CERTIFICATION: The third element in value appreciation is provenance. Ten years from now, you are ready to sell your beautiful top-grade emerald, where do you go? You could return to your jeweller, he may buy-back at the same price or may offer to sell it further, which depending on the market forces at play, may result in profit. The second option is to trade internationally with a jeweller or a vintage jewellery merchant. In both scenarios, beyond the gem’s physical qualities, having a certificate from an internationally recognised gem lab like the European SSEF, Gubelin or the American AGL, will further enhance value. Some other reputable labs used by the trade for emeralds and other coloured gems are the GJEPC in Jaipur, GGTL in Switzerland, CDTEC in Bogota, AIGS, ICA, GIA and Bellerophon in Bangkok.

RESPONSIBLY SOURCED: One of the most important topics discussed at industry forums, is responsible sourcing of gemstones and precious metals. Discerning customers prefer buying gems and jewellery that can be certified as acquired from a trustworthy source. For some, it may stem from superstition or a cultural preference to avoid negative energies; others understand the financial value in obtaining ‘clean goods.’ Given this, industry stakeholders are collaborating to create transparent mine-to-market traceability of gemstones. One example is Swiss laboratory Gubelin’s ‘emerald paternity test’, which employs DNA-based nanoparticles to track the journey of emeralds from their source to the customer. Emeralds containing this technology are certified with “Provenance Proof” branding, providing a tangible testament of their origin. Should a customer, want to verify the claim, the nanoparticles can be retrieved and decoded at any stage along the supply chain. Similarly, SSEF has recently concluded a pilot to provide customers with detailed certificates documenting the production process for Rubies from mine to market.

To quote Plato, “Human behaviour comes from three main sources: desire, emotion and knowledge.” Just like everything in your wardrobe is not couture, every single emerald you own doesn’t need to be top-grade. However, as you navigate this confusing marketplace and build your collection, a clear understanding of what truly drives long-term value appreciation, will hold you in good stead for the foreseeable future and generations to come.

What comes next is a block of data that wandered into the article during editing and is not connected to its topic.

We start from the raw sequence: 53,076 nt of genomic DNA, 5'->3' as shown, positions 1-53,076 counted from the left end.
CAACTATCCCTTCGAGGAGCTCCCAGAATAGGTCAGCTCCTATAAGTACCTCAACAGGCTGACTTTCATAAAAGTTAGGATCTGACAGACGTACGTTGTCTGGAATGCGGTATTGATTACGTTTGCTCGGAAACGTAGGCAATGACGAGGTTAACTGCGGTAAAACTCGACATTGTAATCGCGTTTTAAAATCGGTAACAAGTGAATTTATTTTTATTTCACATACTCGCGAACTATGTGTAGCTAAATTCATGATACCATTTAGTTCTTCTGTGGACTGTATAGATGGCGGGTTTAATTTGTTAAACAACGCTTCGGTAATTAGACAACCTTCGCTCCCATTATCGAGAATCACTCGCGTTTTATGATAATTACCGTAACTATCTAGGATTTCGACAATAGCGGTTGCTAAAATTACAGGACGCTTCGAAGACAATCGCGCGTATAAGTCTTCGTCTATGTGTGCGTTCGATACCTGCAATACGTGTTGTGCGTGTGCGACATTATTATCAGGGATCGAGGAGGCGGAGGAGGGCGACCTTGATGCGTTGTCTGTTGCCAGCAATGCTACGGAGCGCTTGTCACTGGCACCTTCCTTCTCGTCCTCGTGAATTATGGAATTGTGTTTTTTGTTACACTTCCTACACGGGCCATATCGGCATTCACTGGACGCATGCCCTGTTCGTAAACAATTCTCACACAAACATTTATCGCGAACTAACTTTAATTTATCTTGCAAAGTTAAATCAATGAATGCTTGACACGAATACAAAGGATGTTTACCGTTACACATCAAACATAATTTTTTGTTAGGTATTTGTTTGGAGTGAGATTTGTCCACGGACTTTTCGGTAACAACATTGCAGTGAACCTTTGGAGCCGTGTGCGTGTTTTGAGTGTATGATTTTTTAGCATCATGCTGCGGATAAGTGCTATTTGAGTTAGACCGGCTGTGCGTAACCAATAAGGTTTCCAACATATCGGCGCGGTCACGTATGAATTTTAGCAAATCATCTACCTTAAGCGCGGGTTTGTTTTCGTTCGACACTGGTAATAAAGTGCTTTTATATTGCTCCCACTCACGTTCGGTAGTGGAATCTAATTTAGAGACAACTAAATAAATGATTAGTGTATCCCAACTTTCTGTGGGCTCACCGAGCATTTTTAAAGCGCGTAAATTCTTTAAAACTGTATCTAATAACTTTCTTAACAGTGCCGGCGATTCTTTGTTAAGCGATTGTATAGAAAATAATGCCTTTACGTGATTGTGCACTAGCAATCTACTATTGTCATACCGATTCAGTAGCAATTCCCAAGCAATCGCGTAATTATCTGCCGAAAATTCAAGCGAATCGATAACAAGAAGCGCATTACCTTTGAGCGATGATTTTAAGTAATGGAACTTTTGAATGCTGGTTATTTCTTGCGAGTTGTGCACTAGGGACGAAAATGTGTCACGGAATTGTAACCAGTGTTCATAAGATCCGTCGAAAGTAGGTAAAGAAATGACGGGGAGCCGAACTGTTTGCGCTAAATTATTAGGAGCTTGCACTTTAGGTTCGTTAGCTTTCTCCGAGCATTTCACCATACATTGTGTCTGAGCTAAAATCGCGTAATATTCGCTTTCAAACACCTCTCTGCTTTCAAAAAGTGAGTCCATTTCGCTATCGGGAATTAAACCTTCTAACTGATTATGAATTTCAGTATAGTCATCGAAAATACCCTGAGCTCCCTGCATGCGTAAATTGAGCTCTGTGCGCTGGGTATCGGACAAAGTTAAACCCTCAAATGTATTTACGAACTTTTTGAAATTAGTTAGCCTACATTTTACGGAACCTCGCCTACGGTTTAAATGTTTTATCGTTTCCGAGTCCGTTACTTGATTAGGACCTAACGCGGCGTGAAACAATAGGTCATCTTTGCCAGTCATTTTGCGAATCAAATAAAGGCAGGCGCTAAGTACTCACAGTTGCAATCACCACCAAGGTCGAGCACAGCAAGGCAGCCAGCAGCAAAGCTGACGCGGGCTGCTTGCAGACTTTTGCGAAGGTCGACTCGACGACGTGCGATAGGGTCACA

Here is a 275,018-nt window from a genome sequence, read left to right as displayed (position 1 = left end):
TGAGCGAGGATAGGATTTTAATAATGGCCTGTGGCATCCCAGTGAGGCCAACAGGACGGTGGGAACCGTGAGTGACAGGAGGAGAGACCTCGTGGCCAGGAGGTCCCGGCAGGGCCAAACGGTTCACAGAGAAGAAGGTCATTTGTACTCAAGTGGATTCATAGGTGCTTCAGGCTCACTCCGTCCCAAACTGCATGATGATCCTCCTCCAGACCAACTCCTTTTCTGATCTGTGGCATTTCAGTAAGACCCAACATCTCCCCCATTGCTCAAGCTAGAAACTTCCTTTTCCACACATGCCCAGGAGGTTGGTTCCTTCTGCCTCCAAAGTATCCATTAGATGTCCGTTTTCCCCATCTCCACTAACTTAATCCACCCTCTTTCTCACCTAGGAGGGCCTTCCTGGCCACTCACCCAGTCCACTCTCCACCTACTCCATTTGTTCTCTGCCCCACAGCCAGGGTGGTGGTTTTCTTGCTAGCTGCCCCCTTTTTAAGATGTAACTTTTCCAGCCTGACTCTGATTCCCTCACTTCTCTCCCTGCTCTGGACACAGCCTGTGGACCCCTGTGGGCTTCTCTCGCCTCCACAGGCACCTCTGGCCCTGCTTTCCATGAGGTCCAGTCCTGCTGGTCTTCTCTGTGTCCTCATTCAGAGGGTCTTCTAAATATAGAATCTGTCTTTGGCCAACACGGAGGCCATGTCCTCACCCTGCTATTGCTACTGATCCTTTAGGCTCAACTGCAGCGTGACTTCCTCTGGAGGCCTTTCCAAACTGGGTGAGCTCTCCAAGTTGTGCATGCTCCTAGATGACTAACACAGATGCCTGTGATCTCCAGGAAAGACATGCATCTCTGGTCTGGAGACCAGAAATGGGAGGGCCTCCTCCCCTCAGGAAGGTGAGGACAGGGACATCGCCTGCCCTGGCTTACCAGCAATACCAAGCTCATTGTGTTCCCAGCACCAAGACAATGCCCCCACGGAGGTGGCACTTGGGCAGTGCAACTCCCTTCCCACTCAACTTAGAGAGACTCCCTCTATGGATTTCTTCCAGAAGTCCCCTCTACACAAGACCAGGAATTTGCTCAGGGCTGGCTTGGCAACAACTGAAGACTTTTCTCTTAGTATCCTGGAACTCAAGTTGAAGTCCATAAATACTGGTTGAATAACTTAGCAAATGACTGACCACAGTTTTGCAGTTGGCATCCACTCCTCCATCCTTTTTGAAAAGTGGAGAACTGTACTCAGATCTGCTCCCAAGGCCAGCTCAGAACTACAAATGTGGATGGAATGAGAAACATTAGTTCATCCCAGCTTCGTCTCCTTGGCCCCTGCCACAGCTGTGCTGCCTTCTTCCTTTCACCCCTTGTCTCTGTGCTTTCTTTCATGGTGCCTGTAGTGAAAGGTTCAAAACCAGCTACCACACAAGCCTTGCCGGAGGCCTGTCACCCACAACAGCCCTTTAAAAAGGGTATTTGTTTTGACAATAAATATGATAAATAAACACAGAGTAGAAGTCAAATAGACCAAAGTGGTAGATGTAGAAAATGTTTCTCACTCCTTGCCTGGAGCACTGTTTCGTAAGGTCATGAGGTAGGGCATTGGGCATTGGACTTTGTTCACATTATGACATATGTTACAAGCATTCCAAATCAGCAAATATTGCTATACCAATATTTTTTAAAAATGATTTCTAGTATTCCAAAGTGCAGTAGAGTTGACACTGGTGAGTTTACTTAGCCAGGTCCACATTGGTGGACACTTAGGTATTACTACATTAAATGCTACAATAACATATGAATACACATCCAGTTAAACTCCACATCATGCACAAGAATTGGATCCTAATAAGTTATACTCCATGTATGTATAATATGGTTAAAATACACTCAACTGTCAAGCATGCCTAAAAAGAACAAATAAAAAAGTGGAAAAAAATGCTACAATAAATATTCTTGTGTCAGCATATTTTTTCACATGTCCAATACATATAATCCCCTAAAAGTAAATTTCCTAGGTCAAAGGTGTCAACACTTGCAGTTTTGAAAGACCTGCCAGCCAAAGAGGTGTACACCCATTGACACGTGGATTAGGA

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By David Brough – 
Image: Shirley Temple Blue Bird diamond, Windsor Jewelers

Provenance can enhance the value of extraordinary jewels enabling the owner to possess a unique piece of history or to prize an exceptionally rare origin.

At the coming edition of GemGenève (May 9-12, 2019) some pieces of jewellery and gemstones have an unusual story of ownership or origin which will make them even more desirable.

“Historical provenance (an emerald brooch belonging to Liz Taylor, for example) and geological origin (a Burmese ruby from the legendary mines of Mogok) can rocket standard quality criteria through the roof and create world record results for already gorgeous gems,” said Helen Molesworth, managing director of Gübelin Academy.

At GemGeneve, a superb blue diamond that will be showcased by Windsor Jewelers, will be the Shirley Temple Blue Bird, a more-than-9-carat fancy deep blue, internally flawless diamond.

It has superb provenance as it once belonged to the Hollywood child star, increasing its appeal.

Exhibitor Pat Saling will present some exceptional pieces with a unique history.

She is showcasing a necklace designed by Juliette Moutard of the house of Rene Boivin for Madame Louise de Vilmorin.

Louise de Vilmorin was a famous French novelist, poet and journalist. She was born in the family chateau outside of Paris. She wrote several novels and received the Renee Vivien prize for women’s poets in 1949.